affiliated social movements, with particular attention to the
outsider's eye of women writers. We will also read some ostensibly "nonliterary" texts, which might include such readings as Jared Diamond's Collapse, Michael Pollan's The Omnivore's Dilemma, and Bill McKibben's Deep Economy.
734- Studies in American Women Writers, M 1830
This course will survey major works and authors, concentrating on the rise of women writers in the 1850s and moving forward to the present day. We’ll follow questions and issues which provide structure to women’s interactions with the literary marketplace: how do women writers gain access to literary networks, publishers, and readers? How do dominant concepts of the “feminine,” “domestic,” “private” and “public” shape women’s writings, and reactions to them? How do major historical and cultural changes (the Civil War, woman suffrage, “chick lit”) alter access, success, and content? Major authors to be studied, with critical and theoretical supporting material, include Harriet Beecher Stowe, Pauline Hopkins, Zitkala-Sa, Zora Neale Hurston, Willa Cather, Toni Morrison, Jhumpa Lahiri, and Edwige Danticat. Students will also choose a chick lit or YA author to read at the end of the semester. Assignments include short weekly response papers and a longer (15 pp. minimum) research paper.
735- Studies in African-American Literature, W 1830
Charles W. Chesnutt's "Future American" Critical "Race" Theory
This is an intensive interdisciplinary study of Charles W. Chesnutt's attempts to turn British naturalist Charles Darwin's evolutionary biology theory into novelistic art (literary Darwinism), arguing that the only cure for American racism is miscegenation and passing for white. The course explores this author's myriad attempts to test his theory primarily in the much-examined The House behind the Cedars (1900), and the largely neglected posthumously published archival novels Mandy Oxendine (1997), The Quarry (1999), and Paul Marchand, F. M. C. (1999). The class will read his "whiteness novels" A Business Career (2005) and Evelyn's Husband (2005), which also set the chronological stage for this writer's lifelong contention that diversifying the genes of whites through interracial marriage--arguably the dominant theme of Chesnutt's texts--will ease racial strife in the United States of America and elsewhere. Students will present one oral report, write short position papers on selected course readings and an original course essay of no less than 15 pages.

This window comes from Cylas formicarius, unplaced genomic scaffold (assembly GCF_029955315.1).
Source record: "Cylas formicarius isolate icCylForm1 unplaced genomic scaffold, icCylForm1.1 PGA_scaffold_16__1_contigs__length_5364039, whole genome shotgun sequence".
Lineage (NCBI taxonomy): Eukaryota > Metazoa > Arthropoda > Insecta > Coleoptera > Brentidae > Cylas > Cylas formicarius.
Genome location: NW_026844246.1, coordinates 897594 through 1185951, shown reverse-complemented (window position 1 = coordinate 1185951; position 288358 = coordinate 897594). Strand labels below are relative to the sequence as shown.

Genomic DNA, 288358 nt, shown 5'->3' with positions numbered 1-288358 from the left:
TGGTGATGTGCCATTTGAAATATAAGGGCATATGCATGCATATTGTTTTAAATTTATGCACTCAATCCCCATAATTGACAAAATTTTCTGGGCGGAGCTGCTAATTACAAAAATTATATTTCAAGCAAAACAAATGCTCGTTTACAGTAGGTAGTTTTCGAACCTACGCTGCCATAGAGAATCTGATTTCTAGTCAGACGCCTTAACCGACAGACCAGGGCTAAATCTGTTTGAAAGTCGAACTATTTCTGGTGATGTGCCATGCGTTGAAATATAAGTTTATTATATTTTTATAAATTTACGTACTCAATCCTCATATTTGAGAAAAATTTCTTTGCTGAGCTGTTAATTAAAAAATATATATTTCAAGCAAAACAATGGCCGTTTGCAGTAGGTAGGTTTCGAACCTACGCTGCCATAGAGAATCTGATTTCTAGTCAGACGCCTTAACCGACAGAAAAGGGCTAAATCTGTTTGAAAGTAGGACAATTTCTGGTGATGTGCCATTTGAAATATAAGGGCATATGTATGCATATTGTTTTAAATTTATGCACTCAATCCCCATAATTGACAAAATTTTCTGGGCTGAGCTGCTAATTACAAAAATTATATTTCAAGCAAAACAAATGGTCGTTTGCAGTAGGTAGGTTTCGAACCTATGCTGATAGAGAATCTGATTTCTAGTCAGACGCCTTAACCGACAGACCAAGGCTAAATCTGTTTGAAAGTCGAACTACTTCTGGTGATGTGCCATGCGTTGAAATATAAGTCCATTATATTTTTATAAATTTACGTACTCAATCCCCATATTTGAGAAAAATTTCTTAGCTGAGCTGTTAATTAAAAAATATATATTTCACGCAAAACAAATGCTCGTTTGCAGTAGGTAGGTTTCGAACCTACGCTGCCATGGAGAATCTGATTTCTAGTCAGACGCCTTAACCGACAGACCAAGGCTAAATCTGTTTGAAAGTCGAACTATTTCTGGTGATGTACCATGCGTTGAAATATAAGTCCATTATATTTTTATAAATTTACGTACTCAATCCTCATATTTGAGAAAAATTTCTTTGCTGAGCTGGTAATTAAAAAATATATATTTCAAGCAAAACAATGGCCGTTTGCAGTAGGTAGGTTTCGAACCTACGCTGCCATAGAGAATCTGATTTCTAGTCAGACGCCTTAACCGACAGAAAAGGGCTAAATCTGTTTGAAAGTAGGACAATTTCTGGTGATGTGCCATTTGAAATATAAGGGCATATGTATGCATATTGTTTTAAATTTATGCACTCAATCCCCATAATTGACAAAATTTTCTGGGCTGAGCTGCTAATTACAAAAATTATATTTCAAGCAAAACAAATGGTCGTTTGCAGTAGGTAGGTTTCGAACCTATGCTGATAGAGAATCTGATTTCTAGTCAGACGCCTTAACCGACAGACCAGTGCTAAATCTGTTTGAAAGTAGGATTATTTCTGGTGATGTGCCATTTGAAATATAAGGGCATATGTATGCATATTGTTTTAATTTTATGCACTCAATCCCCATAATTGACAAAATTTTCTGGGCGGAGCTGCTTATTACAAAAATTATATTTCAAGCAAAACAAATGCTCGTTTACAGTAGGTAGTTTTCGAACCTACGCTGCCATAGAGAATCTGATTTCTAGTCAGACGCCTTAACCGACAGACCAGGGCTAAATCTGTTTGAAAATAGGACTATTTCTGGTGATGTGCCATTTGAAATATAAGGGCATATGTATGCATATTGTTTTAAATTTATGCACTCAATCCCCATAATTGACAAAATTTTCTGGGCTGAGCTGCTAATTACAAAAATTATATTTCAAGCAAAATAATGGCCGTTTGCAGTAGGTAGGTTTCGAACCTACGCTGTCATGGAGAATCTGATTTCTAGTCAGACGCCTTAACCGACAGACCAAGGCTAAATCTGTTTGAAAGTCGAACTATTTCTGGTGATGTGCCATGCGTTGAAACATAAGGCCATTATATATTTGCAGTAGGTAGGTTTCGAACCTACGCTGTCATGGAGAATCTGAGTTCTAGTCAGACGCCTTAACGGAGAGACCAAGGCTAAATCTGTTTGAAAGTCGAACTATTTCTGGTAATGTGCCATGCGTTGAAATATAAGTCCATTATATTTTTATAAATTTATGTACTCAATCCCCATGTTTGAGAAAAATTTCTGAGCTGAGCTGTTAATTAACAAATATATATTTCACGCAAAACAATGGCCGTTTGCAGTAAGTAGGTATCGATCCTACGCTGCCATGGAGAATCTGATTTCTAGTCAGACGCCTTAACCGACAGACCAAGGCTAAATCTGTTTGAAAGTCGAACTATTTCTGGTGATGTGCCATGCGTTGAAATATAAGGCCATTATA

778 - Directed Reading
778-01. R. Langenfeld
778-02. R. Langenfeld
Pr. admission to the Ph.D. program, 24 hours of course work beyond the M.A., and the permission of Director of Graduate Studies.
Individual conferences. Program of reading formulated to meet the varying needs of each student.
780 - Independent Doctoral Study
780-01. R. Langenfeld
780-02. R. Langenfeld
Pr. 36 hours of Ph.D. course work and the permission of Director of Graduate Studies.
Intensive review of literature and criticism in a given field in preparation for preliminary examination or dissertation. May be repeated for up to six hours credit.